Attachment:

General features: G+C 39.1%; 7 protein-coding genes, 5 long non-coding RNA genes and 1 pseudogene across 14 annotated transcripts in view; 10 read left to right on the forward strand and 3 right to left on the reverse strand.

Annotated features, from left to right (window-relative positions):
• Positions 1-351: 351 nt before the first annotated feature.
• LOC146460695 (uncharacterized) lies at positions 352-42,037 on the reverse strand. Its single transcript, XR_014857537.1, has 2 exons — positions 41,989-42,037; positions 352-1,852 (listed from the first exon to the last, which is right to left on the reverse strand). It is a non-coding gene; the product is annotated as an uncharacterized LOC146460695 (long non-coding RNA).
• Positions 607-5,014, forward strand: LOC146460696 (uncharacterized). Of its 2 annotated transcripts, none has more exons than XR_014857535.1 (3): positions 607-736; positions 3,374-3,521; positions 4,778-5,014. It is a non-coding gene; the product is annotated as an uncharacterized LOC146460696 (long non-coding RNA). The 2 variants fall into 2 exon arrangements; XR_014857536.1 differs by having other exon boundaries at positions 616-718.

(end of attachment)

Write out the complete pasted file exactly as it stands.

General features: G+C 39.1%; 7 protein-coding genes, 5 long non-coding RNA genes and 1 pseudogene across 14 annotated transcripts in view; 10 read left to right on the forward strand and 3 right to left on the reverse strand.

Annotated features, from left to right (window-relative positions):
• Positions 1-351: 351 nt before the first annotated feature.
• LOC146460695 (uncharacterized) lies at positions 352-42,037 on the reverse strand. Its single transcript, XR_014857537.1, has 2 exons — positions 41,989-42,037; positions 352-1,852 (listed from the first exon to the last, which is right to left on the reverse strand). It is a non-coding gene; the product is annotated as an uncharacterized LOC146460695 (long non-coding RNA).
• Positions 607-5,014, forward strand: LOC146460696 (uncharacterized). Of its 2 annotated transcripts, none has more exons than XR_014857535.1 (3): positions 607-736; positions 3,374-3,521; positions 4,778-5,014. It is a non-coding gene; the product is annotated as an uncharacterized LOC146460696 (long non-coding RNA). The 2 variants fall into 2 exon arrangements; XR_014857536.1 differs by having other exon boundaries at positions 616-718.